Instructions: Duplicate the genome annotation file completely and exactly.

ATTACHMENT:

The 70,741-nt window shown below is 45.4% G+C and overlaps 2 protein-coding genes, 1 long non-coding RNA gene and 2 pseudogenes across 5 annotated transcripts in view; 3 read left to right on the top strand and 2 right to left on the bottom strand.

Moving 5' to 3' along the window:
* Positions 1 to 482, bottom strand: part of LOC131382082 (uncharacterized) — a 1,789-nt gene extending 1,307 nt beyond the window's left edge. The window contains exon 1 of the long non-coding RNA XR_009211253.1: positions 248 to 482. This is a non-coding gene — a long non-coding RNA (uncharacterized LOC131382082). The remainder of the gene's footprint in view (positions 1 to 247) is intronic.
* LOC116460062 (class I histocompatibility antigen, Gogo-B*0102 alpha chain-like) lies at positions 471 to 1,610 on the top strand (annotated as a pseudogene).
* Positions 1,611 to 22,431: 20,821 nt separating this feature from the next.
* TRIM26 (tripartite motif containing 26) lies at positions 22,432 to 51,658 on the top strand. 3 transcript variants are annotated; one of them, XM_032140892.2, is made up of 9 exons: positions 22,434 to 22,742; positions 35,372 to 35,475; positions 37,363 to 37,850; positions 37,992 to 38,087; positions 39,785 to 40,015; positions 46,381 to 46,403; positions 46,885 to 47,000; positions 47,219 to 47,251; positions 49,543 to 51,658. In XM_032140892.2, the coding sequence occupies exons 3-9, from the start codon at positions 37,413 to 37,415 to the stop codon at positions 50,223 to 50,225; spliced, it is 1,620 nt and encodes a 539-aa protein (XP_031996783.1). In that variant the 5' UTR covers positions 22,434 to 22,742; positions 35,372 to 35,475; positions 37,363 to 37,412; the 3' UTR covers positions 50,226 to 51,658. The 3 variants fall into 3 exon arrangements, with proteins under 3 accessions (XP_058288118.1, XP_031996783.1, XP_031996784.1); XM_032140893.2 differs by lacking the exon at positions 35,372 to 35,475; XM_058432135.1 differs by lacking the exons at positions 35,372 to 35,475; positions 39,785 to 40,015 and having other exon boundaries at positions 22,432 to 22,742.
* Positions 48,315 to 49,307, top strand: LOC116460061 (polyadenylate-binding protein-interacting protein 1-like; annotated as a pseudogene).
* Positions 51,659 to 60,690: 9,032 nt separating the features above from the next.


The 70,741-nt window shown below is 45.4% G+C and overlaps 2 protein-coding genes, 1 long non-coding RNA gene and 2 pseudogenes across 5 annotated transcripts in view; 3 read left to right on the top strand and 2 right to left on the bottom strand.

Moving 5' to 3' along the window:
* Positions 1 to 482, bottom strand: part of LOC131382082 (uncharacterized) — a 1,789-nt gene extending 1,307 nt beyond the window's left edge. The window contains exon 1 of the long non-coding RNA XR_009211253.1: positions 248 to 482. This is a non-coding gene — a long non-coding RNA (uncharacterized LOC131382082). The remainder of the gene's footprint in view (positions 1 to 247) is intronic.
* LOC116460062 (class I histocompatibility antigen, Gogo-B*0102 alpha chain-like) lies at positions 471 to 1,610 on the top strand (annotated as a pseudogene).
* Positions 1,611 to 22,431: 20,821 nt separating this feature from the next.
* TRIM26 (tripartite motif containing 26) lies at positions 22,432 to 51,658 on the top strand. 3 transcript variants are annotated; one of them, XM_032140892.2, is made up of 9 exons: positions 22,434 to 22,742; positions 35,372 to 35,475; positions 37,363 to 37,850; positions 37,992 to 38,087; positions 39,785 to 40,015; positions 46,381 to 46,403; positions 46,885 to 47,000; positions 47,219 to 47,251; positions 49,543 to 51,658. In XM_032140892.2, the coding sequence occupies exons 3-9, from the start codon at positions 37,413 to 37,415 to the stop codon at positions 50,223 to 50,225; spliced, it is 1,620 nt and encodes a 539-aa protein (XP_031996783.1). In that variant the 5' UTR covers positions 22,434 to 22,742; positions 35,372 to 35,475; positions 37,363 to 37,412; the 3' UTR covers positions 50,226 to 51,658. The 3 variants fall into 3 exon arrangements, with proteins under 3 accessions (XP_058288118.1, XP_031996783.1, XP_031996784.1); XM_032140893.2 differs by lacking the exon at positions 35,372 to 35,475; XM_058432135.1 differs by lacking the exons at positions 35,372 to 35,475; positions 39,785 to 40,015 and having other exon boundaries at positions 22,432 to 22,742.
* Positions 48,315 to 49,307, top strand: LOC116460061 (polyadenylate-binding protein-interacting protein 1-like; annotated as a pseudogene).
* Positions 51,659 to 60,690: 9,032 nt separating the features above from the next.